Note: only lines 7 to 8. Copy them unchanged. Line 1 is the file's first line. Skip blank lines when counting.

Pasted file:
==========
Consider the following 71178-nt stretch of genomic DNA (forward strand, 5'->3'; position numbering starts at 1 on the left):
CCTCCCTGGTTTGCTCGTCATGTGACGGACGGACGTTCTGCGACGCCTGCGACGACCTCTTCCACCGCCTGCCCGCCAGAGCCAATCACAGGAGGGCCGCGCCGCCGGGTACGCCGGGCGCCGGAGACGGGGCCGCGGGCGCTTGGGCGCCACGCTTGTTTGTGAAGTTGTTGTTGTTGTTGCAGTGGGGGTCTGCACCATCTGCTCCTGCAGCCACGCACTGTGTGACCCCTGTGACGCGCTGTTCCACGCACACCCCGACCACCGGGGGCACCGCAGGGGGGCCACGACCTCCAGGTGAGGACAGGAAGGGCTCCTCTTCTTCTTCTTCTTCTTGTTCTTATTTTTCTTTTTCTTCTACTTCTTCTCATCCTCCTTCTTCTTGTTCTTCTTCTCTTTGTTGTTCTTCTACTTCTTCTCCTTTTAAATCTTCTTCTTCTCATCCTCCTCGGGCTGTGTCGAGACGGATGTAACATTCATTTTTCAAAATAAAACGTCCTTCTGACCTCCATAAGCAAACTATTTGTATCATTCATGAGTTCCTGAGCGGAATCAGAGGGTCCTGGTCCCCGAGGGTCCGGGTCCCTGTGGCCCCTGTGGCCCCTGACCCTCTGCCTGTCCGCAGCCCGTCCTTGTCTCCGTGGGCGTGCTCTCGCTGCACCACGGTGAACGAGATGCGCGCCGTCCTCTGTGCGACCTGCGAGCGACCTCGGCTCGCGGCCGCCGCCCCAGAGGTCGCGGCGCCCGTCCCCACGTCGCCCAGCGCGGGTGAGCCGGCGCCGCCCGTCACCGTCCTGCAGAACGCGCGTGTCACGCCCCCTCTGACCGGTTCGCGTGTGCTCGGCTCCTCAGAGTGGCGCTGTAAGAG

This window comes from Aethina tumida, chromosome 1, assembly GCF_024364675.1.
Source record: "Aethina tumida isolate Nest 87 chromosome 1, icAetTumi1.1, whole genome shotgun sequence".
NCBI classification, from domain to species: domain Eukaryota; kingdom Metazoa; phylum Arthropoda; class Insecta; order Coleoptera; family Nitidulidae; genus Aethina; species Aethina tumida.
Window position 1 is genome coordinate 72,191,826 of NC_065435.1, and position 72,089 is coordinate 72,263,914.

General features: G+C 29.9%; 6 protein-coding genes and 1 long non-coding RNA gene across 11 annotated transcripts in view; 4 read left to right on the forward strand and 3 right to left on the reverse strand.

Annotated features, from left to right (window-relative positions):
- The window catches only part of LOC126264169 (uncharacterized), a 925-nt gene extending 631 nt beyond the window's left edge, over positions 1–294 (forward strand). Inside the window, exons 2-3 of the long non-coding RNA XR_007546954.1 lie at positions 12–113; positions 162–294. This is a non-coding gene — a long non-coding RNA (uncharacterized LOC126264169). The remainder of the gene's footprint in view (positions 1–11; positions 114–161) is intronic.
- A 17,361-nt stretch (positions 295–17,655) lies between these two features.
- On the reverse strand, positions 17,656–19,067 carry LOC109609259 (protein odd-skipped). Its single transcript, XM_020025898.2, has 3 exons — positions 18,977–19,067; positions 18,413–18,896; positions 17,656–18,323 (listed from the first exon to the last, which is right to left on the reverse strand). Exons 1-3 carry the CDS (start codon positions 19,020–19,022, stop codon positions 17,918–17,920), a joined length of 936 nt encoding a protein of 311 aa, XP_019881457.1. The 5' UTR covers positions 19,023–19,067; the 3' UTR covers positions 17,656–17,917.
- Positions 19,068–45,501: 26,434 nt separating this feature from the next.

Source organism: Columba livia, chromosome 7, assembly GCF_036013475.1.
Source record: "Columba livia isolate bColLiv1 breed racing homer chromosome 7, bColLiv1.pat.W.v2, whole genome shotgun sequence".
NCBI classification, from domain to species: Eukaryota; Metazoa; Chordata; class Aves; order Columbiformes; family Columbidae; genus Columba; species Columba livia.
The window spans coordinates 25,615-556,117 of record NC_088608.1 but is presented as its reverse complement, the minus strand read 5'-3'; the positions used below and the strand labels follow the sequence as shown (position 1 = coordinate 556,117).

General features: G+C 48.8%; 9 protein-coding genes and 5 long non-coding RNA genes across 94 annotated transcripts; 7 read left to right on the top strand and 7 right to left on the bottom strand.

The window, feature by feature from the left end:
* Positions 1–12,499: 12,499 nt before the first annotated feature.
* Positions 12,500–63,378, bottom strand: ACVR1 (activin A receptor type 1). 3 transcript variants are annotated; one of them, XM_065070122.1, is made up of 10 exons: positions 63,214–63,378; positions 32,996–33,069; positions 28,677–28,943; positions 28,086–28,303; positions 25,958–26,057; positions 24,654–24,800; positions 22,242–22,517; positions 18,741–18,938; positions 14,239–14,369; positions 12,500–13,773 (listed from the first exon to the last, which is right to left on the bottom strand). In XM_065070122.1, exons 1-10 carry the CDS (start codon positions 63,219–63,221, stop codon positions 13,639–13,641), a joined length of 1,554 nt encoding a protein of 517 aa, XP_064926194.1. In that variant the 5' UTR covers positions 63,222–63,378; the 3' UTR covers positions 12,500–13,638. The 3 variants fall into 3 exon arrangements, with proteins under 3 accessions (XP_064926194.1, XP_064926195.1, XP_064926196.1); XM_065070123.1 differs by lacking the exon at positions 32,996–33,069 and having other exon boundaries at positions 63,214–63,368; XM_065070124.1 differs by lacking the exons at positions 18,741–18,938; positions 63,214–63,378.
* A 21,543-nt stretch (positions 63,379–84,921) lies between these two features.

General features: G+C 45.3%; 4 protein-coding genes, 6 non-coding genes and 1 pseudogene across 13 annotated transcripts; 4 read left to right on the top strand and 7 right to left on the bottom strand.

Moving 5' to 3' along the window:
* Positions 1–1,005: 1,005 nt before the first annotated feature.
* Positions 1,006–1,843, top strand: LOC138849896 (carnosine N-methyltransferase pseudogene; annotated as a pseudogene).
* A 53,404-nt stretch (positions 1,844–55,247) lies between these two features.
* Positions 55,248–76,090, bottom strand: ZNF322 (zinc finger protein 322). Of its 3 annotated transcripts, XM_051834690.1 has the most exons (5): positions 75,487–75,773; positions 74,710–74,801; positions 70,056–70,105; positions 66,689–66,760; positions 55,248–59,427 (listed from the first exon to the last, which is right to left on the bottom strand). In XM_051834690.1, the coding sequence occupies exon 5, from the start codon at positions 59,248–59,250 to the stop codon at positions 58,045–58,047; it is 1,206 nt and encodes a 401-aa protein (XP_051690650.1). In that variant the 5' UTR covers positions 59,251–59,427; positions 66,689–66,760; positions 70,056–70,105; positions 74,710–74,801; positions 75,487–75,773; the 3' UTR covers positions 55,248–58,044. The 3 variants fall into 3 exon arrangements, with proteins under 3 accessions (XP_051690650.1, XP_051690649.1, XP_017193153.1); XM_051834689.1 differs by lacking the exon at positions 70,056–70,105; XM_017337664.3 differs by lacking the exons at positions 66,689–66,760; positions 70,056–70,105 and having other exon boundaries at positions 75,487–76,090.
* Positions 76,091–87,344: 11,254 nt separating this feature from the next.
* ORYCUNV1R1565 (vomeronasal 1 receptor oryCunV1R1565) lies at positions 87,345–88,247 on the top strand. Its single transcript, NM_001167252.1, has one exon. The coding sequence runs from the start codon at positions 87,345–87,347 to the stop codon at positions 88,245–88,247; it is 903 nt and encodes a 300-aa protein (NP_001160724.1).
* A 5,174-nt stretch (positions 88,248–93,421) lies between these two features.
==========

General features: G+C 29.9%; 6 protein-coding genes and 1 long non-coding RNA gene across 11 annotated transcripts in view; 4 read left to right on the forward strand and 3 right to left on the reverse strand.

Annotated features, from left to right (window-relative positions):